ISBN nr. 978 90 6718 325 3
Leiden, KITLV Press, [Verhandelingen 258] xiii + 300 p.
This study compares the culture of the Kamoro (18,000 people) with that of their eastern neighbours, the Asmat (40,000). Part I looks at Kamoro society and culture through the window of its ritual cycle, framed by gender. Part II widens the view, offering in a comparative fashion a more detailed analysis of the socio-political and cosmo-mythological setting of the Kamoro and the Asmat rituals.
This publication is of interest to scholars and students in Oceanic studies and those drawn to the comparative study of cultures.
Sample chapter: http://www.kitlv.nl/pdf_documents/asia-genderritual.pdf
Düsseldorf, Wahine Verlag, 359 p. + 24 color picture p.
This book is a translation of the German original (see Reuter 2008) by Dr. Rainer Scheunemann and tells the story of the author living as a child for eight years with her parents and three younger sisters in a remote valley in the Highlands of Papua. She talks about her adventurous life on a small mission station in the lands of the Yali. - kdj. Purchase online at www.wahine-verlag.de
ISBN 978 90 5625 327
Nijmegen, Valkhof Pers, 400 p.
How God appeared in Papua relates about 50 years of mission work and the adventures of the Dutch Franciscans who left for New Guinea for the first time on the 29th of December 1936. Western culture and Christianity went hand in hand then. But as a result of subsequent political developments in those 50 years the mission work and church construction were influenced. The vision on church and mission work of the Second Vatican Council (1962-1965) thereupon changed the missionaries' views on their role in the local churches.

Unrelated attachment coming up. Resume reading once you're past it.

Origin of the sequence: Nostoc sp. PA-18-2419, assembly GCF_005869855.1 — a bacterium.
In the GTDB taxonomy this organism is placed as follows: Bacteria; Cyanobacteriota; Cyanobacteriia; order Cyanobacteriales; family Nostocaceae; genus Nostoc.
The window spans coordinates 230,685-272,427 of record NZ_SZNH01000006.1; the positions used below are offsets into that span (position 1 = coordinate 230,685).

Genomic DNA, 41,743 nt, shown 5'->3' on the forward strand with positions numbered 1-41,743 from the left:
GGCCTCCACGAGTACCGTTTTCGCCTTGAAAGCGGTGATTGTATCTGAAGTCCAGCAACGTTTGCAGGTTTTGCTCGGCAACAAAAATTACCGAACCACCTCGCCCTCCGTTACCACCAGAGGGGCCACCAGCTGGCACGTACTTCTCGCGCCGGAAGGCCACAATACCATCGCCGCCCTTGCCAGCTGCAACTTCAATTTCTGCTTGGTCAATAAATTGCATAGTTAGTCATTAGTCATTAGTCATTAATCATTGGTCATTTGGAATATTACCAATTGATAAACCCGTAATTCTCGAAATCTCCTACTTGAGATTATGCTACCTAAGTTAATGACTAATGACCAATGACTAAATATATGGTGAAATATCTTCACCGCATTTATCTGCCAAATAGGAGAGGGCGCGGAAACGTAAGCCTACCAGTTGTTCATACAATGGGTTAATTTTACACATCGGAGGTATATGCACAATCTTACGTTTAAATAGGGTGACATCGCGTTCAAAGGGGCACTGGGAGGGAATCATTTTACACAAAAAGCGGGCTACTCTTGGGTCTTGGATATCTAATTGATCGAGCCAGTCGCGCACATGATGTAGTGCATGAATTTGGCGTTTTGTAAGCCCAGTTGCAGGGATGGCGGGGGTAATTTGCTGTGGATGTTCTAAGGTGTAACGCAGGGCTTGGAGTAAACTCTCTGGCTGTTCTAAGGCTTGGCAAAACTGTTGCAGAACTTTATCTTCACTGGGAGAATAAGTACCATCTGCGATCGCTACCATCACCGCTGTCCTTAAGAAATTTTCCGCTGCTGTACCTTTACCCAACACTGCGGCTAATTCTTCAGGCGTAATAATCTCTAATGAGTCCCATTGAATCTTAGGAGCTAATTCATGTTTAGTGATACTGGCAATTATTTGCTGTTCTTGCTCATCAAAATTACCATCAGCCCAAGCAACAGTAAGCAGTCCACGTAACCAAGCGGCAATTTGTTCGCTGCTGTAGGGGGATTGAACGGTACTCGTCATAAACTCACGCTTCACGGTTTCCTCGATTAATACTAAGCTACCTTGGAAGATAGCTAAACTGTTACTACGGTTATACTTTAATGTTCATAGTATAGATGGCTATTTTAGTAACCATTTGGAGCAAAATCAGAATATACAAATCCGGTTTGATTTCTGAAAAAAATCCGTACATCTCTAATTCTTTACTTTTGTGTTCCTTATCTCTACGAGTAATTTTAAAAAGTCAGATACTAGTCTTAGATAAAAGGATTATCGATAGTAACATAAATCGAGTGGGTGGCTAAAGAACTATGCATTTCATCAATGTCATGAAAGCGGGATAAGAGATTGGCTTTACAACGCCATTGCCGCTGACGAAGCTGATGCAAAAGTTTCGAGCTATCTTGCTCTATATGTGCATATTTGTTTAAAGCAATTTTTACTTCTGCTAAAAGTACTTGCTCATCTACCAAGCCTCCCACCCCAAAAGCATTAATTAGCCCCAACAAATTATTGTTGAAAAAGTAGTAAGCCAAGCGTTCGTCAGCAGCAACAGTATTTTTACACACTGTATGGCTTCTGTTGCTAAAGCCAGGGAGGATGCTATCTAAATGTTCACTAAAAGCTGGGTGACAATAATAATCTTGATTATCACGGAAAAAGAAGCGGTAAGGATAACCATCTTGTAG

Dieren, Diepenmaat Uitg., 124 pag. (€ 17.50)
Interviews with veterans about their experiences abroad. They were sent to countries such as former Dutch East Indies, Korea, New Guinea, Lebanon, Africa and Yugoslavia. Almost all soldiers look back positively on their mission.
Oxford, Oneworld Publications, 880 pag.
This important study introduces the history and people of West Papua, tracing the origins of the international conflict surrounding their struggle for self-determination following the Second World War. Based on three decades of exhaustive research and focusing particular attention on the sham referendum of 1969 - which Indonesia dubbed "The Act of Free Choice’, an election rigged to legitimize Indonesian control over West Papua - Droogleever highlights the continuing impact of this injustice on Indonesia’s most underdeveloped and poverty-stricken province. http://www.oneworld-publications.com/cgi-bin/cart/commerce.cgi?pid=502&log_pid=yes
Jayapura, Sekretariat Keuskupan Jayapura, xix + 424 p.
After primary and secondary school (gymnasium) Frans Lieshout, born on January 15th in Montfoort, joined the Fransiscan brotherhood in 1955. He studied philosophy and theology from 1956 until 1962 and was ordained as a priest in 1962. After some courses for his preparation as a missionary in Asia he left for Netherlands New Guinea in April 1963, which became the most eastern province of the Indonesian Republic on May 1st 1963 and is now called the province of Papua.
Amsterdam, Elsevier, 157 p. 'Have they gone mad in The Hague', Willem Oltmans and the New Guinea issue.
In most historical surveys about the New Guinea issue the interference of Willem Oltmans is only illustrated briefly. According to Oltmans himself he occupied himself intensive with the matter. Now what was the exact role of Oltmans and how is this being judged by other parties involved (at present) and historians (in retrospect). Willem Oltmans was a Dutch journalist who was on friendly terms with Soekarno a.o.
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